HyperSolar crosses 1.55V voltage threshold for commercialising solar cell technology

15 September 2015 (Last Updated September 15th, 2015 18:30)

US-based HyperSolar has achieved a breakthrough voltage of 1.55V for its solar light-driven hydrogen generation technology, overcoming the minimum voltage required for it to be applied in commercially viable, real-world applications.

hypersolar team Uni of Iowa

US-based HyperSolar has achieved a breakthrough voltage of 1.55V for its solar light-driven hydrogen generation technology, overcoming the minimum voltage required for it to be applied in commercially viable, real-world applications.

The firm had been experimenting on the technology as a method to manufacture ‘multi-junction artificial photosynthetic cells’. It involves splitting water molecules with the use of sunlight to produce renewable hydrogen fuel.

HyperSolar previously faced challenges in overcoming the 1.23V threshold but around a month ago announced its crossing the voltage of 1.4V limit.

"We are focused on identifying the next steps for the technology…that can produce hydrogen fuel at or near the point of distribution, using only water and sunlight."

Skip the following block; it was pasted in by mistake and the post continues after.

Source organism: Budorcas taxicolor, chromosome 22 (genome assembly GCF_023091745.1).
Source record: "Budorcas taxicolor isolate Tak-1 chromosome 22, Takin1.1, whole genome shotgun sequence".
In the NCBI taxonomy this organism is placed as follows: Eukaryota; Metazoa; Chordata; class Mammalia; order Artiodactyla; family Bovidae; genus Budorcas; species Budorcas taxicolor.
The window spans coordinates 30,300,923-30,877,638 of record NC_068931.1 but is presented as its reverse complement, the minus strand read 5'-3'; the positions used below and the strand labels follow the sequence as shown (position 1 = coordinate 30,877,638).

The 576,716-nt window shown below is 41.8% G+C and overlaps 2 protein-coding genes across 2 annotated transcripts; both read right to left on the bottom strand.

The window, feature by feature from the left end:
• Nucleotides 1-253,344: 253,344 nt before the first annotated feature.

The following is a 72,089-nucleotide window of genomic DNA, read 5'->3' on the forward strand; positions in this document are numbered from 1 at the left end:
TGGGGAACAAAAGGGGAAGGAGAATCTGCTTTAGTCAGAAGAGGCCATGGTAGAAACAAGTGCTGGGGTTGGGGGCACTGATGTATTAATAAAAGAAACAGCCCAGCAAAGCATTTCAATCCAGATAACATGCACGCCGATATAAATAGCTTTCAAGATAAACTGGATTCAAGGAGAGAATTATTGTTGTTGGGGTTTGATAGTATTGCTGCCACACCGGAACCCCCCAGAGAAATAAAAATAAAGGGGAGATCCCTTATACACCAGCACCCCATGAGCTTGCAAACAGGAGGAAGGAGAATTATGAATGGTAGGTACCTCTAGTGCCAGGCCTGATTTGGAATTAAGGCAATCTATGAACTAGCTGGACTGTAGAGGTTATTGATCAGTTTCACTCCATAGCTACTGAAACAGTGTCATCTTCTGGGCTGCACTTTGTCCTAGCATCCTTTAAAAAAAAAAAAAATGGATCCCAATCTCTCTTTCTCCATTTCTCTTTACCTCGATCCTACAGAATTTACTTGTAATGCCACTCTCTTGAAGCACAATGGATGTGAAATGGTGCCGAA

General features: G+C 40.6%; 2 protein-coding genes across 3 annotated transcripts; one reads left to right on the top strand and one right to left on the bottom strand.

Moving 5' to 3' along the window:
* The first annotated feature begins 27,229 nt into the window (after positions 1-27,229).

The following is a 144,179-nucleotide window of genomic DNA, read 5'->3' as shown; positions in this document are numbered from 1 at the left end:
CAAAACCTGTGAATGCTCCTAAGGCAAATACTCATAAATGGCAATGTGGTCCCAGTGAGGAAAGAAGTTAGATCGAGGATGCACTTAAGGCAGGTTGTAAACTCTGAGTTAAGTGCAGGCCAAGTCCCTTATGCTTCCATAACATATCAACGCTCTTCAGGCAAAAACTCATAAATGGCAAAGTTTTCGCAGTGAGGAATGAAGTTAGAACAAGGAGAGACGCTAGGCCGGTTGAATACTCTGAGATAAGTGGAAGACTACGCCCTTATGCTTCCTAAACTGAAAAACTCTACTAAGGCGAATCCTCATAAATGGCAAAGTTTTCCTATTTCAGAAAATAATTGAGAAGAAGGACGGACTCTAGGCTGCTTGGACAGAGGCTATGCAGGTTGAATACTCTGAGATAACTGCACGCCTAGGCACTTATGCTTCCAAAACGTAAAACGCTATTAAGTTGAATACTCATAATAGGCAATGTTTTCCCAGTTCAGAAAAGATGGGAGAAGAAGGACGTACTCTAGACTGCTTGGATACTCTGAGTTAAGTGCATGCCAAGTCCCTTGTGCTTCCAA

The solar cell utilises a low-cost and submersible hydrogen production particle, which does not use any other external systems or resources for the fuel generation.

This breakthrough will enable the company to focus on increasing the production efficiencies of the hydrogen generating particles by ‘bonding the ideal fuel production catalyst to the low-cost high-voltage solar cell,’ it said.

HyperSolar CEO Tim Young said: "We are focused on identifying the next steps for the technology that will make it possible for us to scale-up to make a commercial technology that can produce hydrogen fuel at or near the point of distribution, using only water and sunlight."

Research teams from The University of Iowa and University of California in Santa Barbara have been collaborating with the firm on the solar cell development technology.

The firm applied for a patent for this technology in March this year.


Image: HyperSolar Team at University of Iowa. Photo: courtesy of HyperSolar.